Borealis is installing a semi-commercial demonstration compounding line for recyclate-based polyolefins in Beringen, intended to convert post-consumer waste into rigid polypropylene and polyethylene and help customers incorporate recycled plastics into their product lines.

Expected to be fully operational in the first half of 2025, the state-of-the-art line will utilize Borealis’ Borcycle M recycling technology; this is designed to turn mechanically recycled post-consumer waste into high-quality rigid materials, increase recyclate quality for demanding applications, and lower carbon footprints.

The company adds that its new line will be versatile and flexible, as it can reportedly process a range of recyclate flakes sourced from polypropylene and high-density polyethylene waste.

It is hoped that the line will prove Borcycle M’s capability to produce mechanically recycled solutions to meet the demands of consumer products, appliances, mobility, energy, and other high-performance industrial applications. The recyclate produced is set to be incorporated into customers’ product lines without impacting their performance.

Furthermore, Borealis intends to expand its overall capacity for recyclate processing and compounding. The operational experience and technological insight gained is expected to help the company scale up the technology in the future.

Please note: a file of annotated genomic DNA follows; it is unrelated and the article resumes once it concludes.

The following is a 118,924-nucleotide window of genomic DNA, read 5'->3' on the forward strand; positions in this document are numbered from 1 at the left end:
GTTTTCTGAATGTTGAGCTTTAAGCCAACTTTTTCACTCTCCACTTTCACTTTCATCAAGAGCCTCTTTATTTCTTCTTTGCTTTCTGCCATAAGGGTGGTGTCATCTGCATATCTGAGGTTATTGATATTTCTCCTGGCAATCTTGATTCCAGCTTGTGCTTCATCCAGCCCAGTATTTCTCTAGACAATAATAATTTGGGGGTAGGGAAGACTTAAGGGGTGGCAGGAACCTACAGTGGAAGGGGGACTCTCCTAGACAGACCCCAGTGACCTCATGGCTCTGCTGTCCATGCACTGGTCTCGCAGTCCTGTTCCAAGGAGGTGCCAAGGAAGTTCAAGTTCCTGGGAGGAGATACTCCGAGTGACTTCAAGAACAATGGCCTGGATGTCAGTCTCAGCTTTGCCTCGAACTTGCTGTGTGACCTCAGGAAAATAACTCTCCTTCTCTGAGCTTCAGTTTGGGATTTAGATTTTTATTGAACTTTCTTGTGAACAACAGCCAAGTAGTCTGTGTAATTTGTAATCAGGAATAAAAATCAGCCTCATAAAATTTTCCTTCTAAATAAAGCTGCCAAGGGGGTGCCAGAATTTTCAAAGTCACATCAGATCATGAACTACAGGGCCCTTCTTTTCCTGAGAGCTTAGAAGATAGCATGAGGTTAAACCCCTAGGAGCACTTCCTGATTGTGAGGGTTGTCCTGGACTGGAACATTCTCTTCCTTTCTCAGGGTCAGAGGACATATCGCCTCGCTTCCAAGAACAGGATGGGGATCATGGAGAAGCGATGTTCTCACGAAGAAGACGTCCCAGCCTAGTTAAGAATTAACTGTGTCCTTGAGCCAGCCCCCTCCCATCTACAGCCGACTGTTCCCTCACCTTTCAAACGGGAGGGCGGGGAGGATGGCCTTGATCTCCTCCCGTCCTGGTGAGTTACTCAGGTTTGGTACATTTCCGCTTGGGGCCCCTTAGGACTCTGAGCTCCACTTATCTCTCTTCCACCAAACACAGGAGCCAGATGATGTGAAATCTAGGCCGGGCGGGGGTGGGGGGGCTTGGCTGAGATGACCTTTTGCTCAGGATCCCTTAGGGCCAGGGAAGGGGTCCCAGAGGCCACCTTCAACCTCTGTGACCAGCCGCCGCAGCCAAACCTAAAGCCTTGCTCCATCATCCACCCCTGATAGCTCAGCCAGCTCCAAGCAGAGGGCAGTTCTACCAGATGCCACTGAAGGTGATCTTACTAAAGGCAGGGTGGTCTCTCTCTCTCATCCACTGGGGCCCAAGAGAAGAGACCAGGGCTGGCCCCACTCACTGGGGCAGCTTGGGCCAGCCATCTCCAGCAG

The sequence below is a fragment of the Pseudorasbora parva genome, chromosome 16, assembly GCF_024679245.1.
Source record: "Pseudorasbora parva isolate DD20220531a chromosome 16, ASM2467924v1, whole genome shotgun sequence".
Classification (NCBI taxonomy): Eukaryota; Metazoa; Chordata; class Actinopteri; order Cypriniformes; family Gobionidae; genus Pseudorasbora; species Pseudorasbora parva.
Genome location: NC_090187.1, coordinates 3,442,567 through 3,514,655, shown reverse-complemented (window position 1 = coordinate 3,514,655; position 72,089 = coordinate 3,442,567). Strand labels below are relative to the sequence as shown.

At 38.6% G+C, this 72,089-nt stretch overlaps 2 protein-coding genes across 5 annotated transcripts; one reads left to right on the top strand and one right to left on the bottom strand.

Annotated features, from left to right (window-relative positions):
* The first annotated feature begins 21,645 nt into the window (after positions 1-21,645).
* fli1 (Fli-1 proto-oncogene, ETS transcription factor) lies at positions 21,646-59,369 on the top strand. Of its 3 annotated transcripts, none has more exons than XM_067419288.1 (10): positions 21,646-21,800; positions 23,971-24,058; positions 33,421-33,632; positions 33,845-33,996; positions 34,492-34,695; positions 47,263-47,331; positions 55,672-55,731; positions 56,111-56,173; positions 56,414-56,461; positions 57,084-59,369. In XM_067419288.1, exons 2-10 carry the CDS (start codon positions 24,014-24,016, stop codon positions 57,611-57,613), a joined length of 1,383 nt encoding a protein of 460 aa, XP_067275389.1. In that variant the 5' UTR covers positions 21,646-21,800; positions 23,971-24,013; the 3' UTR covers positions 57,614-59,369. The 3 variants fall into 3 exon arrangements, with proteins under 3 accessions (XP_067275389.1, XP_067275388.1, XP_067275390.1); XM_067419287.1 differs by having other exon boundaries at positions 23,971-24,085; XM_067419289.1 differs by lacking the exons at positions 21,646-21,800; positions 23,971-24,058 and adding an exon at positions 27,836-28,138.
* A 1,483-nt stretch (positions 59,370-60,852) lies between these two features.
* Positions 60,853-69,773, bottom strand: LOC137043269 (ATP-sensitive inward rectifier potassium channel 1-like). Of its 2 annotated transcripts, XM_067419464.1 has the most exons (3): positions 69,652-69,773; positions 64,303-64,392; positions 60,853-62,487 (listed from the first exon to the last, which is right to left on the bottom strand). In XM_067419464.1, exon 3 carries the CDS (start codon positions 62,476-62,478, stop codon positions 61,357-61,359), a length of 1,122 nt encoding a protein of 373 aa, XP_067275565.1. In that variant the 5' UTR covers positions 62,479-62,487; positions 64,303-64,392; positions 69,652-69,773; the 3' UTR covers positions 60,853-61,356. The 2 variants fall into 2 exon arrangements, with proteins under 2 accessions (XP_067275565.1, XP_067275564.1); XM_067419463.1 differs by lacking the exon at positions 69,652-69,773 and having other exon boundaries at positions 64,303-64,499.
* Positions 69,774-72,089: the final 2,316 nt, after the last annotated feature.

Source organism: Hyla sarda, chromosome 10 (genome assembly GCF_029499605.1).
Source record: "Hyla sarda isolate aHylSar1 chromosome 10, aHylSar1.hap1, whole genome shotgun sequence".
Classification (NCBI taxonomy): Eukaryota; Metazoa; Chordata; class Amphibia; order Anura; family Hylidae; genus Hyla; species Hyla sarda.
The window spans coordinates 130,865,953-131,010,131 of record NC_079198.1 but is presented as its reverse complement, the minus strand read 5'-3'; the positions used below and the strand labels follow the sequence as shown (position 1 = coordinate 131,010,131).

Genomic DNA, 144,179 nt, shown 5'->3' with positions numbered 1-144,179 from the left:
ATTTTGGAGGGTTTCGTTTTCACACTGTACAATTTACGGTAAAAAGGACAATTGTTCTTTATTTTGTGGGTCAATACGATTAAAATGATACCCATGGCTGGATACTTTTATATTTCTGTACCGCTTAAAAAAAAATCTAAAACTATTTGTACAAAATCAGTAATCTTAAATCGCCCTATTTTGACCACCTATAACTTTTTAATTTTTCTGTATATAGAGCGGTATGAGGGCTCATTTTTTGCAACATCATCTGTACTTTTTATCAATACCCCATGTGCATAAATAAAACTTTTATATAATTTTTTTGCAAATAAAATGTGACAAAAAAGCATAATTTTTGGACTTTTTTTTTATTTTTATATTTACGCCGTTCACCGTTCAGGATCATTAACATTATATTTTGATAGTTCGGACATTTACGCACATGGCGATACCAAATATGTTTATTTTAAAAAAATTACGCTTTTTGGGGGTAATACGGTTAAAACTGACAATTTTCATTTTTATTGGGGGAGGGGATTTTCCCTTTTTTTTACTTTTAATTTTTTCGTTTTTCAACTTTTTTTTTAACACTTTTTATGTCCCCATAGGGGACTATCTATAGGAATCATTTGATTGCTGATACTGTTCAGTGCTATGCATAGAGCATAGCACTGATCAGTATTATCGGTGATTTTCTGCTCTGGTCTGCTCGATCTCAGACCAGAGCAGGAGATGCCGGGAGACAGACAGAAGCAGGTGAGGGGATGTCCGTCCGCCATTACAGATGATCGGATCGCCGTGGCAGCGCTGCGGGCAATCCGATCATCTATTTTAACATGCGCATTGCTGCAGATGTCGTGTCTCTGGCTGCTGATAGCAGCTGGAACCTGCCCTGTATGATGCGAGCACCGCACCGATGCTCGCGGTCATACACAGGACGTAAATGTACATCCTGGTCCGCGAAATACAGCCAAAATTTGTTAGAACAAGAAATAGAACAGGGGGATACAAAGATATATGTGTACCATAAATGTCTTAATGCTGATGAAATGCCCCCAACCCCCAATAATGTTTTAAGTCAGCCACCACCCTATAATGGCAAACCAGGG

“At Borealis, we are dedicated to supporting our customers to meet their sustainability goals while maintaining exceptionally high quality standards,” says Mirjam Mayer, vice president Circular Economy Solutions. “This represents another step in Borealis’ EverMinds ambition to deepen our expertise in giving plastic waste a new life in high-value applications.”

Further efforts to close the loop on plastics include Borealis’ has acquisition of recycled polypropylene compound producer Rialti, a move hoped to boost its portfolio with 50,000 tons of mechanically recycled polypropylene compounds every year.

It has also acquired advanced mechanical recycler Integra in a bid to boost its recycling capacity by over 20,000 tons, further support its EverMinds commitment, and meet consumer demand for sustainability-minded materials.

In other news, we recently spoke to Nextek about its new demonstration plant, funded by the Alliance to End Plastic Waste, which intends to test Nextek’s water-free cleaning process to convert post-consumer PO films into food-grade materials at commercial scale.

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